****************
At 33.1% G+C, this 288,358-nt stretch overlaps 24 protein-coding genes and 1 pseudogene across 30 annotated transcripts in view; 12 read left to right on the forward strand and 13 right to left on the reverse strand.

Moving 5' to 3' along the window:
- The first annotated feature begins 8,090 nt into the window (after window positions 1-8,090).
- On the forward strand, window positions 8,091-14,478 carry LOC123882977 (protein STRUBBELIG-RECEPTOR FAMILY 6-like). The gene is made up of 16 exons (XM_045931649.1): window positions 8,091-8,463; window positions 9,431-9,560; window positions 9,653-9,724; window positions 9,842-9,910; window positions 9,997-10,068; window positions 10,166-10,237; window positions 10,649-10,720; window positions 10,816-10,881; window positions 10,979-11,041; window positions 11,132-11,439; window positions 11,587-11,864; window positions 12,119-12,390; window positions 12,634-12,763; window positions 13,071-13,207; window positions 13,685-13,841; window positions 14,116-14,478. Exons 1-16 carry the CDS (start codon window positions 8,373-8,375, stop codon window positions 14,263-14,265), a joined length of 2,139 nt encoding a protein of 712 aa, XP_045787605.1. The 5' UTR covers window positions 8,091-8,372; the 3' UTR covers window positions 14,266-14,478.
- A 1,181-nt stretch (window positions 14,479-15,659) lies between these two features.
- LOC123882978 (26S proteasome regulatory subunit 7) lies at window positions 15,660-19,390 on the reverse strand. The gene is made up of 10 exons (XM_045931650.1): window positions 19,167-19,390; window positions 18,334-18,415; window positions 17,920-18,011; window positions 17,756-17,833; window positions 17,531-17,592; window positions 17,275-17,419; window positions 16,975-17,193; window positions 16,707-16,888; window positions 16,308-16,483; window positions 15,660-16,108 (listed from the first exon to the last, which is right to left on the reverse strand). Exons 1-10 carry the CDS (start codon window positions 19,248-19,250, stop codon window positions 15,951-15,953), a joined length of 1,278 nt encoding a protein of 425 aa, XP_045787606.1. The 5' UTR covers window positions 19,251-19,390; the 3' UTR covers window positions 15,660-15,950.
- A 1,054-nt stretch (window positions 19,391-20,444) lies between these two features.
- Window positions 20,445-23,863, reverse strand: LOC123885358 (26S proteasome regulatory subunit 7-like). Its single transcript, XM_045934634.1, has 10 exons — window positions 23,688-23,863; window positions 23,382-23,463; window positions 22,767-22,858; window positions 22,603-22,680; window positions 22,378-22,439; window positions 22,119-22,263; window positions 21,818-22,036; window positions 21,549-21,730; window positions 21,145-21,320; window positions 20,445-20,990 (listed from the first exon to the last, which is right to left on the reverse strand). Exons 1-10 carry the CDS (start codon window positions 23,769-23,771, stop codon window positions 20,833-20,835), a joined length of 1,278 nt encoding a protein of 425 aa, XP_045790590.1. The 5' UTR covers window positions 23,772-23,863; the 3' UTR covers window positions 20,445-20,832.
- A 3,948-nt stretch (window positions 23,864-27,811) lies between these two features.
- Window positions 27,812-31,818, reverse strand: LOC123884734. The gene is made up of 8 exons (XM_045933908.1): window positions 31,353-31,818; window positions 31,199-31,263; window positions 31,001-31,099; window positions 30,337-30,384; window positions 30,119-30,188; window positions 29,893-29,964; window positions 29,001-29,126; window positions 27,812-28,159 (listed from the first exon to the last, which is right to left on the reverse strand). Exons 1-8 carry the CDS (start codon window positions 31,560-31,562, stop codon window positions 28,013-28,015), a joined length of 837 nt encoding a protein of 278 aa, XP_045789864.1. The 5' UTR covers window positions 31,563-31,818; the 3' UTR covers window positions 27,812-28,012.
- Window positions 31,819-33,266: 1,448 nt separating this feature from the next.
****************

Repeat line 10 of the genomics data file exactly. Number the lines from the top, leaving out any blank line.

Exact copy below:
- Window positions 27,812-31,818, reverse strand: LOC123884734. The gene is made up of 8 exons (XM_045933908.1): window positions 31,353-31,818; window positions 31,199-31,263; window positions 31,001-31,099; window positions 30,337-30,384; window positions 30,119-30,188; window positions 29,893-29,964; window positions 29,001-29,126; window positions 27,812-28,159 (listed from the first exon to the last, which is right to left on the reverse strand). Exons 1-8 carry the CDS (start codon window positions 31,560-31,562, stop codon window positions 28,013-28,015), a joined length of 837 nt encoding a protein of 278 aa, XP_045789864.1. The 5' UTR covers window positions 31,563-31,818; the 3' UTR covers window positions 27,812-28,012.